SALEM, Ore. — Security camera footage from inside the Oregon Capitol shows a Republican state representative opening the door to the building, allowing armed far-right demonstrators to get inside during a one-day special session last month.
Oregon State Police (OSP) launched a criminal investigation into Rep. Mike Nearman (R-Independence) after the closed building was breached on Dec. 21.
House Speaker Tina Kotek (D-Portland) announced the investigation to reporters Thursday morning, saying OSP confirmed Nearman opened the door to let demonstrators into the building. She called it a "serious, serious breach of public trust."
The demonstrators had gathered that day for a protest organized by far-right group Patriot Prayer in opposition to statewide COVID-19 mandates. Some were later seen kicking in doors and spraying officers with chemicals.
KGW reached out to Nearman for comment Thursday morning. He has not responded.
The revelation comes as lawmakers prepare to ramp up safety protocols at Oregon’s Capitol building. Calls for such an effort came in the wake of the December demonstration and got louder after armed Trump supporters stormed the U.S. Capitol Wednesday.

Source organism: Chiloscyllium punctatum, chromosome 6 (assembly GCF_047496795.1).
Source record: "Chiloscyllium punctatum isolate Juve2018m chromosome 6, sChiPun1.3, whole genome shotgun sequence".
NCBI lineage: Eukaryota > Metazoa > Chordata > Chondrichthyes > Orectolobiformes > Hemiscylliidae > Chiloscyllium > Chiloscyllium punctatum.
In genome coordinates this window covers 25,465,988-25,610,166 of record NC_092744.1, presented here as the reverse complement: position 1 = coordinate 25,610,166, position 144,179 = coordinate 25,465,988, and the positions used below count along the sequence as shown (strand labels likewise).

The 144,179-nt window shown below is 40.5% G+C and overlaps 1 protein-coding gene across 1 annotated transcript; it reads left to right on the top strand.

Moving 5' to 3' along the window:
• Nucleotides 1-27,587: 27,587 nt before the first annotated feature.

Lawmakers and staff at Oregon’s Capitol are scheduled to undergo elevated safety training next week, Kotek said. It will focus on “notifications for folks, safety planning within the building, knowing your evacuation routes, knowing the things that could happen within the building during a demonstration.”
Speaker Kotek said House leaders are reviewing all options, as are police.
“We have consulted employee services as well as the Legislative Equity Office about ‘Is this a hostile workplace violation? Should it go through the conduct committee?’ That's a potential,” Kotek said. “First, we've been waiting to give a little bit of space for Oregon State Police to conduct their criminal investigation.”
A spokesman for OSP said charges in this case would be up to prosecutors.
It's worth noting, amid the pandemic, most lawmakers and staff are working remotely. An exception will come Monday, when lawmakers are scheduled to convene on chamber floors to be sworn in, in person.
Moving forward, keeping the Capitol largely closed gives OSP a couple months to weigh security upgrades to entrances, which have always been open to the public.
WARNING: Strong language